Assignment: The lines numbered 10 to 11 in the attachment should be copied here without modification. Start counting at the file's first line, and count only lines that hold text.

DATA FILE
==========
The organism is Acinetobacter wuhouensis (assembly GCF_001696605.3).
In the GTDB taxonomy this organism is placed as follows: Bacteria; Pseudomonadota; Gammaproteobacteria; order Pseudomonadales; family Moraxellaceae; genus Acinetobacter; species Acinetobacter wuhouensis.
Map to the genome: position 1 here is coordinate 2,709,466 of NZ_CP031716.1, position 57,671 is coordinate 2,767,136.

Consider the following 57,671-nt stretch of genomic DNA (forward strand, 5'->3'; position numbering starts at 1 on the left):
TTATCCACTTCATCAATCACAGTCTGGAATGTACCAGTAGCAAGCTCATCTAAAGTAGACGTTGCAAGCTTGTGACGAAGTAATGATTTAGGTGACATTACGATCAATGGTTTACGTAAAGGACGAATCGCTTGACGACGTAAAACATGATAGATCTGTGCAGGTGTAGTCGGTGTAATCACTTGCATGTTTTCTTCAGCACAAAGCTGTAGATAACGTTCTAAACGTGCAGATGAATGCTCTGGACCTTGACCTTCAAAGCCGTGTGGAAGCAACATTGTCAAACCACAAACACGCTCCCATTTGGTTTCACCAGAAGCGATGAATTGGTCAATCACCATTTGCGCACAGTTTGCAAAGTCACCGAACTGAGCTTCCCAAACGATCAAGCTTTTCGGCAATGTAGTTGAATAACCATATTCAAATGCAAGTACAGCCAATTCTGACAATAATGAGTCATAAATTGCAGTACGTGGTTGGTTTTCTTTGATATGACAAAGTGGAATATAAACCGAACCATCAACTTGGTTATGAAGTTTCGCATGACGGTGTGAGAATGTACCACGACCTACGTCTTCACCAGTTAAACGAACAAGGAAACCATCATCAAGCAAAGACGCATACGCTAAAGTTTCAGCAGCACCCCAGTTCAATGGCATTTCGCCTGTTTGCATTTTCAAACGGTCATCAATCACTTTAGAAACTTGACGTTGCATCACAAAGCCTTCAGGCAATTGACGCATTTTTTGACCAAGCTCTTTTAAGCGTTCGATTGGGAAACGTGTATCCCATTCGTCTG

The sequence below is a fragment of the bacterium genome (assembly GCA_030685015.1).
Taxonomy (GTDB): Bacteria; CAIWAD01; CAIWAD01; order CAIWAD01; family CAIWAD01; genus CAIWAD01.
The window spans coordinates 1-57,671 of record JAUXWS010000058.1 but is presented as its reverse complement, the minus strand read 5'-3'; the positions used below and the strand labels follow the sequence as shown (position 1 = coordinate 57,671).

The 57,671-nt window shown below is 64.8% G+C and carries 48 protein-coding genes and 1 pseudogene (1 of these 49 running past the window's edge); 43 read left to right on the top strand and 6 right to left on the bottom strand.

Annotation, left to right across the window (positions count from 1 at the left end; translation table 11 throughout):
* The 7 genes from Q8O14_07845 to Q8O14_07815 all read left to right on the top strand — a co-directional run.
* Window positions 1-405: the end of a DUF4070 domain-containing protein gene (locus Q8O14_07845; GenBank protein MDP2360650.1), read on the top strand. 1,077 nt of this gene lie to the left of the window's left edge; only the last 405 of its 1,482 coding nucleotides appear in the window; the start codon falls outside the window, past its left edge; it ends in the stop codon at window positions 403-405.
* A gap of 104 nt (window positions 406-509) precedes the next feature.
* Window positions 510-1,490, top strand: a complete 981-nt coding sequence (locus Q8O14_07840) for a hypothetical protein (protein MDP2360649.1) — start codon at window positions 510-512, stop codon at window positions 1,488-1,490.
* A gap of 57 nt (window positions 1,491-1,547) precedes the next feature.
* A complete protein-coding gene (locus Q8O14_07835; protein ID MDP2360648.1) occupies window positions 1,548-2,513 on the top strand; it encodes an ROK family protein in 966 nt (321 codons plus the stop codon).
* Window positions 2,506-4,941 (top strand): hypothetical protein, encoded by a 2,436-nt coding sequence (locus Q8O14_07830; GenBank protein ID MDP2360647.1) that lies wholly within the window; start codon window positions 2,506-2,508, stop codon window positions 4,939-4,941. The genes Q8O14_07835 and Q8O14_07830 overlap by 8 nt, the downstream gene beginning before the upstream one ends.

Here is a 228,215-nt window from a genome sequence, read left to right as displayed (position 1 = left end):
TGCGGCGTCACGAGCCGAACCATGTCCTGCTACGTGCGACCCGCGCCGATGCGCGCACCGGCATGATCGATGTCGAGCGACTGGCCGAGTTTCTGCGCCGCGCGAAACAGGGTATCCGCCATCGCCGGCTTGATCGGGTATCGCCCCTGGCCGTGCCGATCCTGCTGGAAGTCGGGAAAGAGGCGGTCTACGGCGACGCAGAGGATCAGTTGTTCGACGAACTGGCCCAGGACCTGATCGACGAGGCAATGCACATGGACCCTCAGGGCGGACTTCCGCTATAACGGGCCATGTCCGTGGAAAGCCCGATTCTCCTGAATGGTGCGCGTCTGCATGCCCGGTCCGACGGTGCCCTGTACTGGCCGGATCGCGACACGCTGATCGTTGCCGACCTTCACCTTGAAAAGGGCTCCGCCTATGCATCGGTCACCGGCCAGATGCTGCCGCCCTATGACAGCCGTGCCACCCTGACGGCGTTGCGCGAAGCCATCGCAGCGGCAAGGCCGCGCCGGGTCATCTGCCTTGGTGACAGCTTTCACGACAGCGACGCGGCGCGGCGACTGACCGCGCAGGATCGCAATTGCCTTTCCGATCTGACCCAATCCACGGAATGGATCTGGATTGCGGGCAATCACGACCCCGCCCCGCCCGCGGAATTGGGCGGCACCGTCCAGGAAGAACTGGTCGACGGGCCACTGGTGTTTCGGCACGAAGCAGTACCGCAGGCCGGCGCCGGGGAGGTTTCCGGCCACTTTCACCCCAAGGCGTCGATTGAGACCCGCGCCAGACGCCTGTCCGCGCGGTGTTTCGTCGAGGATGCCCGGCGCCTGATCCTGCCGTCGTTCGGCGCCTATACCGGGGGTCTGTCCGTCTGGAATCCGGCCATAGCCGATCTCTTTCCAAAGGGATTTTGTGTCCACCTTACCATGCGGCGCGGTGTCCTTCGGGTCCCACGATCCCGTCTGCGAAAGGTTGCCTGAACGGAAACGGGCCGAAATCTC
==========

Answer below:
Annotation, left to right across the window (positions count from 1 at the left end; translation table 11 throughout):
* The 7 genes from Q8O14_07845 to Q8O14_07815 all read left to right on the top strand — a co-directional run.